Researcher: Criteria for breast cancer genetic testing ‘should be abolished’
National Comprehensive Cancer Network and Medicare guidelines that determine which patients are qualified to undergo breast cancer risk genetic screening exclude a significant number of high-risk patients, according to two studies presented at The American Society of Breast Surgeons Annual Meeting.
Both studies showed the proportion of patients with genetic mutations did not significantly differ between those who did and did not meet criteria for genetic testing.
Over 275,000 Americans are diagnosed with breast or ovarian cancer each year, with about 5% to 10% of cases being hereditary, according to Jennifer Axilbund, MS, CGC, certified genetic counselor at Johns Hopkins Medicine.
Many organizations, including Medicare and NCCN, have guidelines to determine who is qualified to receive genetic testing to assess for hereditary risk.
“The guidelines were set up to really be an economic roadblock back in the day,” Peter Beitsch, MD, surgeon at Dallas Surgical Group, said during a press briefing at the annual meeting. “They were set up to discover BRCA1 and BRCA2 mutation patients at a certain percentage back when the test was $5,000 per test.”
However, since these guidelines were established, genetic tests have improved to determine mutations in more genes and costs have decreased.
“Economically based guidelines for genetic testing for [patients with breast cancer] are anachronistic [and] miss a significant number of pathogenic variants. We believe they should be abolished immediately,” Beitsch said.
Beitsch and colleagues used the Universal Genetic Testing Registry to conduct an initial analysis of 235 patients with breast cancer, of whom 48% met NCCN criteria of genetic testing for breast cancer risk (median age, 60 years) and 52% did not meet criteria (median age, 64.5 years).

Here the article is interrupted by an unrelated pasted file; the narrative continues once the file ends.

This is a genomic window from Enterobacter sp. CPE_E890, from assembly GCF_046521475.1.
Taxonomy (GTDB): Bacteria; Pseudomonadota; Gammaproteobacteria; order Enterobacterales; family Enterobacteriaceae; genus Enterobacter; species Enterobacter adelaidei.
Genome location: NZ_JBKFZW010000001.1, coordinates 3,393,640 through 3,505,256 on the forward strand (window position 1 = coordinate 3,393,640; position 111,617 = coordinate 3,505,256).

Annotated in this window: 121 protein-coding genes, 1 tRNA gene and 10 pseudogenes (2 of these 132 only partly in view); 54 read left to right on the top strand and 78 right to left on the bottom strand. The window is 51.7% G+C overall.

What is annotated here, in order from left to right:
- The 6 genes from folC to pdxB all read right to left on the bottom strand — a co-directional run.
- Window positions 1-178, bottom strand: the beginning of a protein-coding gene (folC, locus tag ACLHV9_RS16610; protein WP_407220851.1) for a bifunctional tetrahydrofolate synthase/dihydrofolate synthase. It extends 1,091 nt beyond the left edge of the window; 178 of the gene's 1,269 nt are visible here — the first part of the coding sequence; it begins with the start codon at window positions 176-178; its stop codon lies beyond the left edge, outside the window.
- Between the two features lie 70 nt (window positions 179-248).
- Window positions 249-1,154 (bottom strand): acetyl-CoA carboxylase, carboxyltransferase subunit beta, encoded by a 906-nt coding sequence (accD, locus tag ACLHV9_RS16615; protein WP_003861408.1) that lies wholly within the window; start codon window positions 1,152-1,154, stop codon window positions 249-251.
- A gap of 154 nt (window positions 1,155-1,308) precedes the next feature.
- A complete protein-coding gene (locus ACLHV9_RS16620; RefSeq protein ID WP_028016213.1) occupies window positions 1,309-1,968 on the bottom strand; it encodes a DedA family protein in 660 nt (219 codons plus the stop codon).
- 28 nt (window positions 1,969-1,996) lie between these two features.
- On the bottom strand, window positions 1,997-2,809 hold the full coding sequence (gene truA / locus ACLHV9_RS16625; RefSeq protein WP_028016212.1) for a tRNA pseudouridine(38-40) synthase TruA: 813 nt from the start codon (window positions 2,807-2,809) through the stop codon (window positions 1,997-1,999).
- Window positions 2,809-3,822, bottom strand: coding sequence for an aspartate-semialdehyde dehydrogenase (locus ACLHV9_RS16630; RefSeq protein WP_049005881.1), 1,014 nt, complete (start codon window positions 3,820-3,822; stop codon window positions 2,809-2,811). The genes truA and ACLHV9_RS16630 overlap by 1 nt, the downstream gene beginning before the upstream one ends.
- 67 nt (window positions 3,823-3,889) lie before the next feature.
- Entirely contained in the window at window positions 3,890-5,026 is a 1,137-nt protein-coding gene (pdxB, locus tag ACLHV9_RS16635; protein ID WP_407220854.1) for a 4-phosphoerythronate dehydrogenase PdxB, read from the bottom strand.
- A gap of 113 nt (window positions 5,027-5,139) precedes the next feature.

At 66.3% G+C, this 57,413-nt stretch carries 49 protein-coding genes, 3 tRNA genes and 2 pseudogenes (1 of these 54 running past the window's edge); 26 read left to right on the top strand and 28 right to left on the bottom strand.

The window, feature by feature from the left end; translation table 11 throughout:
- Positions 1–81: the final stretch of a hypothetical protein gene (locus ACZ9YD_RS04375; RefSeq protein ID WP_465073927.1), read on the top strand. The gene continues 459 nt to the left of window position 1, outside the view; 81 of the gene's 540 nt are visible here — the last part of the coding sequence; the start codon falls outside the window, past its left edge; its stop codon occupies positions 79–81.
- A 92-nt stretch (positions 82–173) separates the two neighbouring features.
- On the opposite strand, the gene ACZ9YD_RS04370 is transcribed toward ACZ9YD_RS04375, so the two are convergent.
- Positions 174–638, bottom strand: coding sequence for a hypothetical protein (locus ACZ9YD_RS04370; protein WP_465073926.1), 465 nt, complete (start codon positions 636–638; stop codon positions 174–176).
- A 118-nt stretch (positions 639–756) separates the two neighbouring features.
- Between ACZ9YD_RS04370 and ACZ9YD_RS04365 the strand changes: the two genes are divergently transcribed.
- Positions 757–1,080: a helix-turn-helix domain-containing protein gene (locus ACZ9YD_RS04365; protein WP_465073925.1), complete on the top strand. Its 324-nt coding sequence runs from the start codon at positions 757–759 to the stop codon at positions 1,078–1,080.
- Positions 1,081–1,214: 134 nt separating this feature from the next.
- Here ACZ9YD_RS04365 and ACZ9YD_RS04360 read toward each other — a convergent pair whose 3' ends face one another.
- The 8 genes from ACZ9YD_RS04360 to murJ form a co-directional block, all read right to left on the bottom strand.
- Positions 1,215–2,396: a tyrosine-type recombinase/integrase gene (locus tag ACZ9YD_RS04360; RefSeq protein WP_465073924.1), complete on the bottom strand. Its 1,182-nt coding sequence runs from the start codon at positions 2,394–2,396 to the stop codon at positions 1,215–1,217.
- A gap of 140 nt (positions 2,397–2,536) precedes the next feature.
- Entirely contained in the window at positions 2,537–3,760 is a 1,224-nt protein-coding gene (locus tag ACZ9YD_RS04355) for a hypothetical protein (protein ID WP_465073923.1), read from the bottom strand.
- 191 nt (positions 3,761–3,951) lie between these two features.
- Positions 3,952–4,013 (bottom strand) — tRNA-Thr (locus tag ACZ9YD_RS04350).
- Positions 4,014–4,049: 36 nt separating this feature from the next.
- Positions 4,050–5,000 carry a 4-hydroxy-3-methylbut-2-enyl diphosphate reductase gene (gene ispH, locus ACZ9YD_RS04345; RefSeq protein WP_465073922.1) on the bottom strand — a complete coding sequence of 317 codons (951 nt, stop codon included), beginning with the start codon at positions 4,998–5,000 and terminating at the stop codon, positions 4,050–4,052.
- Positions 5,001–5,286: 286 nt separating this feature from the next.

Overall, 60.8% of patients had a recent breast cancer diagnosis. Of these, 46.6% met NCCN criteria and 53.3% did not. Of the 11% of patients who had a previous nonbreast cancer, 46.3% met NCCN criteria and 50.3% did not.
Genetic test results showed 12.4% of patients who met criteria had pathogenic/likely pathogenic mutations compared with 11.5% of patients who did not meet criteria, which did not represent a statistically significant difference.
During the press briefing, Beitsch presented updated results from 713 patients — 353 of whom met NCCN criteria and 360 who did not meet criteria. Again, patients who did not meet criteria had similar rates of genetic variants, including actionable mutations (8.6% vs. 10.2%).
“That is not a statistically significant difference,” Beitsch said.
The researchers noted that those who did not meet NCCN guidelines had a different spectrum of pathologic variants than those who met the criteria.
In another study, Axilbund and colleagues studied genetic testing results based on Medicare’s criteria.
The analysis included 4,196 consecutive patients with Medicare and genetic screening results, of whom 85% met criteria and 15% did not.
Researchers excluded patients if they used self-pay or had a known pathogenic/likely pathogenic variant in the family.
Among patients with results for BRCA1 and BRCA2 mutations, 3.2% of those who met Medicare’s criteria had mutations compared with 1.9% of those who did not meet criteria.
For patients who underwent large hereditary breast and ovarian cancer panels, those who did not meet Medicare’s criteria for genetic testing had similar rates of mutations (9% vs 10.5%).
“Our recommendation is that testing criteria should be broadened to, at a minimum, include unaffected individuals with a family history and also allow for less severe presentation among affected individuals,” Axilbund said.
Beitsch and colleagues recommend implementing universal genetic testing for women, which would identify more patients harboring pathogenic variants, many of which currently have management guidelines.
“Probably everyone should be genetically tested, and I think in the near future will be,” Beitsch said. “But, at least we can start breaking down these very restrictive-based guidelines for [patients with breast cancer]. When testing was $5,000 per test, I can understand the economic roadblock that was set up, but now that testing is $250, it really makes no sense. You’re harming women by not testing them; the cascade effect of not testing their siblings, their parents and their children is significant.” – by Cassie Homer
Axilbund J. HBOC patients who do not meet Medicare criteria for genetic testing have similar rates of clinically actionable findings as those who do meet criteria. Presented at: The American Society of Breast Surgeons Annual Meeting; May 2-5, 2018; Orlando, Florida.
Beitsch P. Are genetic testing guidelines still relevant? Presented at: The American Society of Breast Surgeons Annual Meeting; May 2-5, 2018; Orlando, Florida.
Disclosures: Axilbund and colleagues report employee and shareholder roles with Invitae Corporation. HemOnc Today could not confirm Beitsch’s disclosures at the time of publication.